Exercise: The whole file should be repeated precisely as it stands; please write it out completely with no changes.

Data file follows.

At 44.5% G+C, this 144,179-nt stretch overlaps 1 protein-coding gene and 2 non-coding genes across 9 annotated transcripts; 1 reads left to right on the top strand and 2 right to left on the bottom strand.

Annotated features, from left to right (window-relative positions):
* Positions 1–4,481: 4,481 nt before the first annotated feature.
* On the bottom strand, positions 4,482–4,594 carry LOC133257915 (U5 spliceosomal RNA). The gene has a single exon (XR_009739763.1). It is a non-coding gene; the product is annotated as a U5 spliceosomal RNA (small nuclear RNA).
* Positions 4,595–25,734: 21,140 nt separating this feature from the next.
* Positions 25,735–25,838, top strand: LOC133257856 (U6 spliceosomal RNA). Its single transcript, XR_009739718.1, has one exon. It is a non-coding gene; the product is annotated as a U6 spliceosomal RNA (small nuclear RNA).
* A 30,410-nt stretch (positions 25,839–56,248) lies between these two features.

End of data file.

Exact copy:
At 44.5% G+C, this 144,179-nt stretch overlaps 1 protein-coding gene and 2 non-coding genes across 9 annotated transcripts; 1 reads left to right on the top strand and 2 right to left on the bottom strand.

Annotated features, from left to right (window-relative positions):
* Positions 1–4,481: 4,481 nt before the first annotated feature.
* On the bottom strand, positions 4,482–4,594 carry LOC133257915 (U5 spliceosomal RNA). The gene has a single exon (XR_009739763.1). It is a non-coding gene; the product is annotated as a U5 spliceosomal RNA (small nuclear RNA).
* Positions 4,595–25,734: 21,140 nt separating this feature from the next.
* Positions 25,735–25,838, top strand: LOC133257856 (U6 spliceosomal RNA). Its single transcript, XR_009739718.1, has one exon. It is a non-coding gene; the product is annotated as a U6 spliceosomal RNA (small nuclear RNA).
* A 30,410-nt stretch (positions 25,839–56,248) lies between these two features.